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Generalizing Tunisia: Context Overrides Story

When faced with problems, most authoritarian regimes maintain a policy of rigidity when the appropriate response would be flexibility, political wisdom and concessions. This policy gives authoritarian leaders their ability to control their populations to serve the interests of a few individuals and political and military elites. It can also, however, usher their downfall, for populations can only be oppressed, controlled and punished to a point.

President Zine al-Abidine Ben Ali of Tunisia, who controlled his population with an iron fist since his arrival to the presidential palace in 1987, must have crossed that point. He was forced to flee the country amid the angry chants of thousands of Tunisians, fed up with growing unemployment, soaring inflation, government corruption, violent crackdowns and lack of political freedom. These mounting frustrations led to relentless protests throughout the country.  The government's subsequent crackdowns only stirred emotions beyond any crowd control strategy, and eventually Ben Ali's plane left to seek refuge outside his own country.

The upheaval in Tunisia is certainly worthy of all the headlines, media commentary and official statements it has generated. But many of these reactions contain generalizations that hype expectations, worsen an already terrible situation and provoke misguided policies. Indeed, the current political storm, dubbed both the "Youth Intifada" and the "Jasmine Revolution", has inspired many interpretations. Some commentators wished to see the popular uprising as a prelude to an essentially anti-Arab regimes phenomenon that will strike elsewhere as well, while others placed it within a non-Arab context, noting that popular uprisings are growing in countries that struggle with rising food prices. Even al-Qaeda had a take on the situation, trying to score points to find a place in the looming political void.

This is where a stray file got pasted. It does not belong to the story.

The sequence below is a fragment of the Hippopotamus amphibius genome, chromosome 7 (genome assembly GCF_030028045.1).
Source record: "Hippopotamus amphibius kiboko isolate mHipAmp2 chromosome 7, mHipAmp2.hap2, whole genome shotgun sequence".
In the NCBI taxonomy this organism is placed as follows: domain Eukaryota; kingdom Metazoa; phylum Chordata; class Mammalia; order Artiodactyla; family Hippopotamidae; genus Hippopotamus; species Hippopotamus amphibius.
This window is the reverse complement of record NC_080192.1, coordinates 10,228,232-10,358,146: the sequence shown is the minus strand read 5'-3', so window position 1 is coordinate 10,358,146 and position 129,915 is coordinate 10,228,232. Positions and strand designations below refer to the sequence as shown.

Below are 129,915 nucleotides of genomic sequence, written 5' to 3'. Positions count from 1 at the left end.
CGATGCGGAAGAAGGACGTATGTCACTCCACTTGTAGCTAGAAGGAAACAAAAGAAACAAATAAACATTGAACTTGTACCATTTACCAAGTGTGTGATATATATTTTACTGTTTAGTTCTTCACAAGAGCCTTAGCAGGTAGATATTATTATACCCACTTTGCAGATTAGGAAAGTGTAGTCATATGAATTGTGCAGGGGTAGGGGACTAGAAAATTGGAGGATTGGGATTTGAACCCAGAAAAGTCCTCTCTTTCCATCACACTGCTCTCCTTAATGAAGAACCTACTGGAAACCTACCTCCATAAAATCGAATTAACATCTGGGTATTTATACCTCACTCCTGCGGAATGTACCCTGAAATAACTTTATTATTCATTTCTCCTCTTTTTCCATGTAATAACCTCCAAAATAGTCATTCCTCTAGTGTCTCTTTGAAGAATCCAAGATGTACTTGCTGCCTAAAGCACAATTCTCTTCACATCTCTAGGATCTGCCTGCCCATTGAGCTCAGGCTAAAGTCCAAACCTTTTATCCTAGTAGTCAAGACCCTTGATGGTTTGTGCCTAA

Many commentators have focused on the Arab identity of Tunisia to find correlations elsewhere.  Hadeel al-Shalchi's Associated Press article "Arab activists hope Tunisia uprising brings change," presented the uprising within an Arab context. Reporting from Cairo, she wrote of the growing optimism among those whom she dubbed "Arab activists" that other Arab leaders will share the fate of Ben Ali if they don't ease their grip on power. Hossam Bahgat is one such activist. He told AP, "I feel like we are a giant step closer to our own liberation... What's significant about Tunisia is that literally days ago the regime seemed unshakeable, and then eventually democracy prevailed without a single Western state lifting a finger."

True, both Tunisia and Egypt are Arab countries with many similarities, but expecting a repeat of a scenario that was uniquely Tunisian and implicitly suggesting that Western states serve as harbingers of democracy is illusory, to stay the least.

Now that Ben Ali is out of the picture, Western governments are cautiously lining up behind the Tunisian uprising, but hardly with the same enthusiasm of their support of the Iranian riots of June 2009. British Foreign Secretary William Hague merely denounced the unrest, calling for "restraint from all sides." He stated, "I condemn the violence and call on the Tunisian authorities to do all they can to resolve the situation peacefully." US President Barack Obama added, "I urge all parties to maintain calm and avoid violence, and call on the Tunisian government to respect human rights, and to hold free and fair elections in the near future."